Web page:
Bike Share Helmet Hub machine in Boston lets you rent a bicycle helmet with your bike

Mom always told you to wear your helmet, and now you have one less excuse not to oblige.

Bikeshare programs are exploding in the US, but helmet usage is simply not keeping up. In a Chicago survey 60% of people said they’d use a bikesharing program if they felt safer.

Students at MIT decided to tackle this discrepancy by augmenting Boston’s Hubway BikeShare system with rentable helmets. Their prototype HelmetHub was first revealed at MIT in December 2011.

The production version is solar-powered with the ability to hold 36 helmets in three different sizes. Returned helmets are inspected and sanitized prior to being rented out again. Expect to see this service spread to other bikeshare programs.


  1. “said they’d use a bikesharing program if they felt safer”
    Seeing other people wearing a helmet only affirms the (wrong) idea that cycling is dangerous. Stop the fearmongering, there is absolutely no need to wear a helmet when riding in the city.

  2. Yes, Steven, you’re right.
    Cycling is not dangerous. It’s the falling and crashing that’s dangerous.
    Besides, if stupid people are forced or encouraged to wear helmets, we’re short-circuiting evolution.

  3. Steven couldn’t be more correct. Helmets scare people. That’s why no one rides motorcycles or race cars on city streets.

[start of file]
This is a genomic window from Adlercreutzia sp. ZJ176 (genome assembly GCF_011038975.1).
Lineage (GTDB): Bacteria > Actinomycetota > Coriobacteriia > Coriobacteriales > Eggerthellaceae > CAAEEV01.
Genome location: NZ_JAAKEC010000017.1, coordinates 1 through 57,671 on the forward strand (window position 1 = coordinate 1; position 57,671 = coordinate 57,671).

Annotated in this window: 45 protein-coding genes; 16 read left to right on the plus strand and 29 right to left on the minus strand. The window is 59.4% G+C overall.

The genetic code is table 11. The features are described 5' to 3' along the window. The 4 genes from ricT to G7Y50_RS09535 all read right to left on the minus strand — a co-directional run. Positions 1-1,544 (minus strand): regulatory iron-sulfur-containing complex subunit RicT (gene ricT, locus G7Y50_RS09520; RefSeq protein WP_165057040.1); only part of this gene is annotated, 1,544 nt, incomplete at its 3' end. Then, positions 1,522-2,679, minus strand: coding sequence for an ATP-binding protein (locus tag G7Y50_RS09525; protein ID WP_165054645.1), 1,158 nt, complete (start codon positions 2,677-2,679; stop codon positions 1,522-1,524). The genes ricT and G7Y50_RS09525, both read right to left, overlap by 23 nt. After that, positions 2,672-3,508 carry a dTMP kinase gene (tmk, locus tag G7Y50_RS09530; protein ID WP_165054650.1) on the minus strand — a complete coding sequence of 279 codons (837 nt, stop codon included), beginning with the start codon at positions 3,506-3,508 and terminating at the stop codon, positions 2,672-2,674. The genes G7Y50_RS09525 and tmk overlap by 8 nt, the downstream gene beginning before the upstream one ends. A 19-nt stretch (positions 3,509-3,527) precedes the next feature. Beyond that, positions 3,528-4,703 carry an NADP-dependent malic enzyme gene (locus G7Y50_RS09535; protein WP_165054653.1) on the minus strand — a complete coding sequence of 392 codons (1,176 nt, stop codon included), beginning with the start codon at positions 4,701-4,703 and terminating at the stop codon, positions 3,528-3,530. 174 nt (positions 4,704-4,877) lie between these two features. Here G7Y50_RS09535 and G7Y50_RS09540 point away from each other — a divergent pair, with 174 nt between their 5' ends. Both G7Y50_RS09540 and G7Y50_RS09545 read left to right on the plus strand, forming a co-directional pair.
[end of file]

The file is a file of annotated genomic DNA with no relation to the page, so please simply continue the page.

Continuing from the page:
What the officials should do is concentrate their efforts on a share system for foam clown noses. No one fears those and what could make cycling appear safer and more fun than smiling participants cycling around town with clown noses affixed?

  4. There is a reason to wear a helmet- idiots with poor reflexes operating large hunks of metal while texting. You can be the safest rider and an excellent city biker but you can’t account for motorists who can’t drive, don’t care, and don’t paying attention. Even at low speed, an impact can cause a pretty bad knock to the head. It’s not fearmongering, it’s just reality; bad drivers are everywhere.

  5. @ Chicken Boo
    I totally agree, I have rode bmx freestyle for about 16 years and such have pretty good bike skills. Porbably better at handling a bike than 90% of riders using a bike share scheme, but I still wear a helmet in traffic. You cant calculate the risk of cycling on roads with shared lanes, any cyclist that thinks they are a good rider and wont have an accident is a vegetable or will be one very soon.

    These bike share schemes shouldnt be able operate without helmet provisions in the first instance.

  6. No matter how “sanitized” they may or may not be, I’d say the vast majority of people will have reservations about using rental helmets.

    If not, maybe there is a market for rental bibs.

  7. It is just a helmet, not a magic shield deflecting all harm.
    Yes; it can protect your most vital organ, but it seems that most people wear helmets for peace of mind. For that safe feeling.

    As with the rest of life, there are dangers to bicycle riding. You can’t plan for all of them.
    If you want to protect your head against select impacts (if your helmet is fit properly. If time+environment hasn’t reduced its impact absorption. If it stays on your head) then wear one.

    I’ll be wearing mine when I feel like it.
    I’ll be using my brain to ride safely regardless of what is on my head. That gives me peace of mind.